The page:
The Resuscitation Council (UK) Immediate Life Support (ILS) course was launched in 2007.It was developed in response to a demand from healthcare professionals who may have to act as first responders and treat patients in cardiac arrest until the arrival of a cardiac arrest team.
Who is this course suitable for?
The ILS course is suitable for doctors, medical students, nurses, nursing students, midwives, healthcare providers such as physiotherapists, dentist and ambulance technicians. It may also be suitable for fire service technicians, police personnel and prison officers.
The ILS course teaches the knowledge and skills to:
- Identify the causes and promote the prevention of cardiopulmonary arrest;
- Recognise and treat the deteriorating patient using the ABCDE approach;
- Undertake the skills of quality CPR and defibrillation (manual and /or AED) and simple airway manoeuvres;
- Utilise non-technical skills to facilitate initial leadership and effective team membership
ILS courses are held at centres throughout the UK and are approved and certified by the Resuscitation Council (UK). This ensures a uniformity of content and standard regardless of the centre.
The ILS course is run over one day and the course programme consists of one lecture, skill stations and cardiac arrest simulations (i.e. CASTeach).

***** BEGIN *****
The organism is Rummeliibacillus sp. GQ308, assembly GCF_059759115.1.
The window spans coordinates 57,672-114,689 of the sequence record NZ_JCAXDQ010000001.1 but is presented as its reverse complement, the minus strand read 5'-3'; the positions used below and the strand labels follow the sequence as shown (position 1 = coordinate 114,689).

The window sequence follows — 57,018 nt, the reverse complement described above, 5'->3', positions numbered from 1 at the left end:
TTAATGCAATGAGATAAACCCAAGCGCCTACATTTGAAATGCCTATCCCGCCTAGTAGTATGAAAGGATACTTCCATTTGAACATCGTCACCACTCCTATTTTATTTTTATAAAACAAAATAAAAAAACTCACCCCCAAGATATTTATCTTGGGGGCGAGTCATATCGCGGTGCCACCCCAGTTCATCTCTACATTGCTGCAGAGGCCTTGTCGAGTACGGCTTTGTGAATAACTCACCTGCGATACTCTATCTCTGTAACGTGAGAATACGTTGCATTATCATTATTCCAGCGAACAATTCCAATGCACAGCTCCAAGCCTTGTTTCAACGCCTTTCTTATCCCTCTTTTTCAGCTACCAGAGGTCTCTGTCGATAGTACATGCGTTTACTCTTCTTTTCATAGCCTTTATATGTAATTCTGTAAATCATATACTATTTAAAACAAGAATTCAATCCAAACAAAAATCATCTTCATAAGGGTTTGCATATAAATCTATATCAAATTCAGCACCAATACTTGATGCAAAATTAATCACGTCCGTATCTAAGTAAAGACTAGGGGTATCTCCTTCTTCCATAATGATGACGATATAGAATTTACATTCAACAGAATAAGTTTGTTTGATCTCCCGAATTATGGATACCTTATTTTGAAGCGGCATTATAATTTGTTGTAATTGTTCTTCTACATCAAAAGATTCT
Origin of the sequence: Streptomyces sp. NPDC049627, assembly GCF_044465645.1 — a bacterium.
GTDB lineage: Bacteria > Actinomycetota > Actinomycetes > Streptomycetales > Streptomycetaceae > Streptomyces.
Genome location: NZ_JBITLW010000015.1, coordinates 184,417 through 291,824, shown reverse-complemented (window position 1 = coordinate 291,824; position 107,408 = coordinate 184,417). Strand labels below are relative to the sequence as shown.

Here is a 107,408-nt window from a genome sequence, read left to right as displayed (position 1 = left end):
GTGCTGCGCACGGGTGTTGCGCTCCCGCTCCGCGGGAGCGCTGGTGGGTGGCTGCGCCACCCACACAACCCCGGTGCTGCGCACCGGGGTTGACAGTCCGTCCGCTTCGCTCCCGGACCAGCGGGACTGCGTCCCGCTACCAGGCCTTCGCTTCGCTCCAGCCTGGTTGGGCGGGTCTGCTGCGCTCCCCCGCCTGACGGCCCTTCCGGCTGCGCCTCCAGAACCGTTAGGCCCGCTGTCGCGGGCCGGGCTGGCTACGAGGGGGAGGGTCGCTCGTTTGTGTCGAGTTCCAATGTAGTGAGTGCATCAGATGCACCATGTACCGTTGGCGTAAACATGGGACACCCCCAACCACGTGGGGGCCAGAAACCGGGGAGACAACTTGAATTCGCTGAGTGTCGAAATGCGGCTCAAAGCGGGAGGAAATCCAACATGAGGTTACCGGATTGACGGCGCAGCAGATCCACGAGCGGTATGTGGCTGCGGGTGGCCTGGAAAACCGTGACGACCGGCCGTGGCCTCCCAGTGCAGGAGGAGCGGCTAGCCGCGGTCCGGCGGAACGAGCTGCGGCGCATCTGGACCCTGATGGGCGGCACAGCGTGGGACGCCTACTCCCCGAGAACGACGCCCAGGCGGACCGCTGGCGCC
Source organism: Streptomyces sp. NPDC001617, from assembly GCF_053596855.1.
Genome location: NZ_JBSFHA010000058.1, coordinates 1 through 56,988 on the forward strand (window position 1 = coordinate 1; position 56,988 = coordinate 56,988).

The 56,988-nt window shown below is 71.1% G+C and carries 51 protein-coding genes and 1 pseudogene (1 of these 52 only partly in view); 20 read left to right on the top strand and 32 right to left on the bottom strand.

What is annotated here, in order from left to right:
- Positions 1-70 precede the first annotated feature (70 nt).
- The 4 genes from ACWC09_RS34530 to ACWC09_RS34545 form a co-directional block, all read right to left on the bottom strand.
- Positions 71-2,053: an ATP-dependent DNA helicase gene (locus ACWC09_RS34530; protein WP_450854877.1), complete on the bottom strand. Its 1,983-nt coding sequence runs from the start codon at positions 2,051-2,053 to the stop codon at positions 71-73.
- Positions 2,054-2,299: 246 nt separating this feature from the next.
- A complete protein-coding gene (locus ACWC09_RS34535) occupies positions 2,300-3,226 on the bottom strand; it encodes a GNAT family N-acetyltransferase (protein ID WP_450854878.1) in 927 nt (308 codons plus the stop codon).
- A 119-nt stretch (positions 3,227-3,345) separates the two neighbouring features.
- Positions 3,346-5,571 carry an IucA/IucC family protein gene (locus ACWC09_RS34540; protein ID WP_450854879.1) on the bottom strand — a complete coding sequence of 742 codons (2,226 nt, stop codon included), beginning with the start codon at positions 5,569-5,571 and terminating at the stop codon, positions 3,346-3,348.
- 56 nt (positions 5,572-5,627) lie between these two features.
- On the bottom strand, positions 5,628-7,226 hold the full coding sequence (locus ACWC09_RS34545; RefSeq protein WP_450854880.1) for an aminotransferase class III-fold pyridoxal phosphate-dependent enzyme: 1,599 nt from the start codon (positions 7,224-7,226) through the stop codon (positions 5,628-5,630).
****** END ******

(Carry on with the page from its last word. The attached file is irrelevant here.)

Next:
The half-day recertification ILS course is only available to those within one year of the expiry of their Resuscitation Council (UK) ILS provider certificate. If more than a year has elapsed since the expiry of the ILS certificate the full ILS course must be attended.
Assessment and Certification
Assessment is continuous and is guided by the assessment forms provided for each core skill (e.g. initial resuscitation and assessment, and airway management). Copies of the assessment forms should be forwarded to the candidate with their manual.
Successful candidates receive a Resuscitation Council (UK) ILS provider certificate, which is valid for one year. The ILS course is recognised for up to 5 continuing professional development (CPD) points.
The manual is sent to candidates two weeks before the start of the course. Candidates are expected to have prepared for the course by reading the manual. Some centres may send candidates an MCQ paper which support candidate learning.